European stocks posted their biggest weekly decline since June as better-than-estimated U.S. economic reports spurred speculation that the Federal Reserve will begin cutting stimulus measures sooner than forecast.
Gold analysts are bearish for a third week, the longest stretch since February 2010, as prices approach $1,200 an ounce and a stronger U.S. economy improves the chance that the Federal Reserve will reduce fiscal stimulus.
European stocks slid, posting their longest losing streak in five months, as European Central Bank President Mario Draghi said that financial-market developments and low domestic demand may hurt the euro area’s economy.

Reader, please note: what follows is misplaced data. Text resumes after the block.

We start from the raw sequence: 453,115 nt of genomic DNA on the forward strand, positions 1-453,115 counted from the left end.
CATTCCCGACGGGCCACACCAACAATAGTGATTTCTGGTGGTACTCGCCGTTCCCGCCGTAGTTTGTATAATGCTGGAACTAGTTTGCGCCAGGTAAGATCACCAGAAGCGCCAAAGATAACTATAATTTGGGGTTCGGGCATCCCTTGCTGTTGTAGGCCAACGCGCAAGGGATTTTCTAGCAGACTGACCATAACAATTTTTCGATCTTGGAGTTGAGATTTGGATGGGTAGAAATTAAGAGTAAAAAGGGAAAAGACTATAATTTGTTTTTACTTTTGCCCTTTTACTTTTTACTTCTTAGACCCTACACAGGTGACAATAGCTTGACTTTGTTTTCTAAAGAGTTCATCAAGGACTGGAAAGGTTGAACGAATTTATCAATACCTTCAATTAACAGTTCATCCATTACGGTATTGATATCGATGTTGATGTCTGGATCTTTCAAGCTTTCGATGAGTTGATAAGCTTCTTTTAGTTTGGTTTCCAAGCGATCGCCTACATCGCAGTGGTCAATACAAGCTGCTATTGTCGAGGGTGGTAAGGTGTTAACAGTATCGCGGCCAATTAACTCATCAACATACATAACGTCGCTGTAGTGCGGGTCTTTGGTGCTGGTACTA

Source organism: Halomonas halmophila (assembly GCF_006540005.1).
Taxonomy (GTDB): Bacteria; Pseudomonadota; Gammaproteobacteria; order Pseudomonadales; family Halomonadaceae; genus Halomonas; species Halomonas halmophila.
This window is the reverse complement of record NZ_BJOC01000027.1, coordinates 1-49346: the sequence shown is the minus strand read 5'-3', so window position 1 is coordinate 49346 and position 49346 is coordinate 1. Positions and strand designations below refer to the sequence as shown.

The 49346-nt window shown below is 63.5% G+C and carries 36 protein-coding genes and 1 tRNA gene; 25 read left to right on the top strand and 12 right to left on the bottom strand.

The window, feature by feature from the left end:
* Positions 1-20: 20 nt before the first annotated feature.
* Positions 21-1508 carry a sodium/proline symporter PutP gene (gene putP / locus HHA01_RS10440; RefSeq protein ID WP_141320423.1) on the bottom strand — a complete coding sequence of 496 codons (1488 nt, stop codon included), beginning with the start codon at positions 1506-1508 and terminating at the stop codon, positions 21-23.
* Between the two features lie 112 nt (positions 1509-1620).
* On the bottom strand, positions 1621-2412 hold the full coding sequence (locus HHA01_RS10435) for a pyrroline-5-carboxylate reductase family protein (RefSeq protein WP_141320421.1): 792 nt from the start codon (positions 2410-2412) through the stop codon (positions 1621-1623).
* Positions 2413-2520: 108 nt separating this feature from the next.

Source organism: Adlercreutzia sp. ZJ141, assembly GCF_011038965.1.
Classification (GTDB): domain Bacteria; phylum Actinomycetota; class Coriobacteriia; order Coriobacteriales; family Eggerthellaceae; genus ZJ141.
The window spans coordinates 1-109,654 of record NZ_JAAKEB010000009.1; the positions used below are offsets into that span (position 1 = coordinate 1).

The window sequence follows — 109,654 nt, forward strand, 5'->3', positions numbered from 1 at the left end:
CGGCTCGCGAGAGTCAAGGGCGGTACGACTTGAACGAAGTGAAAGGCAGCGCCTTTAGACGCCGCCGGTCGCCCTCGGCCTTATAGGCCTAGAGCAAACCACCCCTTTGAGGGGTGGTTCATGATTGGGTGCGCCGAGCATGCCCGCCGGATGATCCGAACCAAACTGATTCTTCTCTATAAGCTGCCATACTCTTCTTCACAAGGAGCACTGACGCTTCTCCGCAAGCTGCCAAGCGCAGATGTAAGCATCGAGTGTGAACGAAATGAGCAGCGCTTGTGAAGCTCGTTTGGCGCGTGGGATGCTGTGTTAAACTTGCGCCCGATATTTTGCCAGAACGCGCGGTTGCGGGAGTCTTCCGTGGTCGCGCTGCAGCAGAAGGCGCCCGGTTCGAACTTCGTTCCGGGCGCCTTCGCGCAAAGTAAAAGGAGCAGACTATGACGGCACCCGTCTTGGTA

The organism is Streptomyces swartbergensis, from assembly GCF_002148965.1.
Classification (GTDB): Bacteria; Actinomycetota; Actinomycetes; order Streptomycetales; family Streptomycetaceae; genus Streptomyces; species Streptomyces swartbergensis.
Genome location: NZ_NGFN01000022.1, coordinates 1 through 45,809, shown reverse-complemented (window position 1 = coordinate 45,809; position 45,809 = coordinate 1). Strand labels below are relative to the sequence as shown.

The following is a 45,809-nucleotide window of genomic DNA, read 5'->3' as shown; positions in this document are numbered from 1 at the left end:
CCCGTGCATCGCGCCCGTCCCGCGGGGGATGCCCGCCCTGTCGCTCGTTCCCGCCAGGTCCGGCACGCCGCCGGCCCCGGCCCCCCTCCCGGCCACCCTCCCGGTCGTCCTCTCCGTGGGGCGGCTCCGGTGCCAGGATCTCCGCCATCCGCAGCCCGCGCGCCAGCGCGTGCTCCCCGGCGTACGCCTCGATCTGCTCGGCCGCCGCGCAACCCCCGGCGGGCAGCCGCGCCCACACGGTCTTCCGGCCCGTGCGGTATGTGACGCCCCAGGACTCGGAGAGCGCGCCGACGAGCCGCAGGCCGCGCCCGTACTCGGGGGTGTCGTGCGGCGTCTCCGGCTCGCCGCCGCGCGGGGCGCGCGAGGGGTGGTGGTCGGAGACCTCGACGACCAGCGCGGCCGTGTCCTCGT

German stocks were little changed, halting three days of losses, as investors awaited tomorrow’s U.S. payrolls data and as the European Central Bank left its key interest rate unchanged at a record low.
Asian stocks fell, with the regional benchmark index declining to a three-week low, amid concern signs of improvement in the U.S. jobs market will prompt the Federal Reserve to bring forward cuts to stimulus.